Grain Offerings


When anyone brings a grain offering as an offering to the Lord, his offering shall be of fine flour. He shall pour oil on it and put frankincense on it and bring it to Aaron’s sons the priests. And he shall take from it a handful of the fine flour and oil, with all of its frankincense, and the priest shall burn this as its memorial portion on the altar, a food offering with a pleasing aroma to the Lord. But the rest of the grain offering shall be for Aaron and his sons; it is a most holy part of the Lord’s food offerings. Leviticus 2:1-3 ESV

For every beast of the forest is mine,
the cattle on a thousand hills.
I know all the birds of the hills,
and all that moves in the field is mine.

“If I were hungry, I would not tell you,
for the world and its fullness are mine.
Do I eat the flesh of bulls
or drink the blood of goats?” Psalm 50:10-13 ESV


Through history and around the world, many people have worshipped false gods and goddesses. One thing they often do is offer food to them. Long ago a Roman man named Cato wrote a book about farming, and in this book he explained about all the gods who needed to receive offerings of food or wine. Some of the gods that had to be fed were Janus, Jupiter, Mars, and whatever god or goddess owned the grove of trees a farmer wanted to use. For example, if a farmer wanted to cut down some trees so he could use the land, he was supposed to sacrifice a pig to the god of the grove.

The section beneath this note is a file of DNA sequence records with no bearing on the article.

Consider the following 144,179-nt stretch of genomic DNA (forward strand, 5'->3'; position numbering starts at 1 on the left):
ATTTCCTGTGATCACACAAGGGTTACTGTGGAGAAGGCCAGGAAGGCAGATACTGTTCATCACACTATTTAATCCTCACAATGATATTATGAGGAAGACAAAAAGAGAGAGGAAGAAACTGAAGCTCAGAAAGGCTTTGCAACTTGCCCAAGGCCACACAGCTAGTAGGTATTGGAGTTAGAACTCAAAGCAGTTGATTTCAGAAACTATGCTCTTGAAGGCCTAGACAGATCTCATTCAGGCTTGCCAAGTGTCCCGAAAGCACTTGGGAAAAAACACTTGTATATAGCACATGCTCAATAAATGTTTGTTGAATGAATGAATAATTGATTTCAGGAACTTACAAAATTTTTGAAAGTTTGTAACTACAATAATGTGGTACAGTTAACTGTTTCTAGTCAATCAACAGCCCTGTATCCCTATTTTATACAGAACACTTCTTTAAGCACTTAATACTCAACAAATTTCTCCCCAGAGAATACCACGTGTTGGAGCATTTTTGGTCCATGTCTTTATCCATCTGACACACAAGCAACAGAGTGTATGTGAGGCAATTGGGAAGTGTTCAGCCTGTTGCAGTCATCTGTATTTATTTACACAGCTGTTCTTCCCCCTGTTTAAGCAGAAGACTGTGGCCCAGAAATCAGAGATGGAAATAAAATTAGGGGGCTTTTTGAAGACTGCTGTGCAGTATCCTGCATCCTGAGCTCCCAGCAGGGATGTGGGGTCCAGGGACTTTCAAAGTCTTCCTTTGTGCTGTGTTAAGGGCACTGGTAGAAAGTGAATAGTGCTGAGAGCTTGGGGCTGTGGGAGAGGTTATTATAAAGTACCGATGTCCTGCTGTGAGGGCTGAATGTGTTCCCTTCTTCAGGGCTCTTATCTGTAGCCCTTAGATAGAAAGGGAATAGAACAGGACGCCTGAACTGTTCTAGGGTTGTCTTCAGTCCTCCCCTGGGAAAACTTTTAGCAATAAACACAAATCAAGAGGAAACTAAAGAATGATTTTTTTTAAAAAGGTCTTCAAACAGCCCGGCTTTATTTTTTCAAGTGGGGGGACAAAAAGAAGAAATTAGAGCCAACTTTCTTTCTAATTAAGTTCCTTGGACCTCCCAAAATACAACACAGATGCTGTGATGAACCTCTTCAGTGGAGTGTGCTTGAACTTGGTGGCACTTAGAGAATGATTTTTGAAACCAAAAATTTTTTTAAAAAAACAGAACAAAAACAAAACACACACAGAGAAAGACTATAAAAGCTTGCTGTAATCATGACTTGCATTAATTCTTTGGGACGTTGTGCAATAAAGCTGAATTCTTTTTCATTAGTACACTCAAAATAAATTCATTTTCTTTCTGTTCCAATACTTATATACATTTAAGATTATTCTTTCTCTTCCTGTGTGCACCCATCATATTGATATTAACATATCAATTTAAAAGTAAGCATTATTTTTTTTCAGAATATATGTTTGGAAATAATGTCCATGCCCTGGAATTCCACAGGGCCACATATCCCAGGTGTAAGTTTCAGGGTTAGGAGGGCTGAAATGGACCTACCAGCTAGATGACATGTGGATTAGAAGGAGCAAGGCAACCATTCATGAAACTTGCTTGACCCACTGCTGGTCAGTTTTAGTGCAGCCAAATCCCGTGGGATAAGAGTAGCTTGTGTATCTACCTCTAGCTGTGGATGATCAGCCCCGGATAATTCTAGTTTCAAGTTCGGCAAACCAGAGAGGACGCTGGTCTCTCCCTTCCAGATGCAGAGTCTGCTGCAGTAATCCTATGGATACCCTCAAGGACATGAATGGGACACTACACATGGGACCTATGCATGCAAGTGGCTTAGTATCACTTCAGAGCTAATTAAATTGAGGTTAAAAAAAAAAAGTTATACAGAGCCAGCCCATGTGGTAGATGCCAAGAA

The true God is different, even though things might seem similar when we read about the food sacrifices he taught his people to offer him. God doesn’t get hungry, and he doesn’t need us to bring him any food. In fact, all the food in the world belongs to him, and he’s the one who gives it to us! So why did God ask his people to bring him the kind of sacrifice called the grain offering? The grain offering was meant to be food for the priests. God’s people would settle in the promised land and become farmers, but the priests would be busy leading worship in the tabernacle. So God, who would provide food for all his people on their farms, also provided food for his priests through the grain offerings. By sharing the food offered to him with his priests, God set them apart to do their work of serving him in a special way.

God also provides us with our food and all the things we need every day. The biggest need we have is for a Savior to forgive our sins, and God provided us with our Savior when he sent us Jesus. Jesus died so that we could be brought back to God. He also shares a special meal with his people, Holy Communion. In this meal Jesus gives his people himself in his Body and Blood. Jesus’ death on the cross and the meal he gives sets us apart to do whatever work God has for us to do.


Dear Jesus, thank you for giving us yourself to be our Savior, and for setting us apart to serve you. Amen.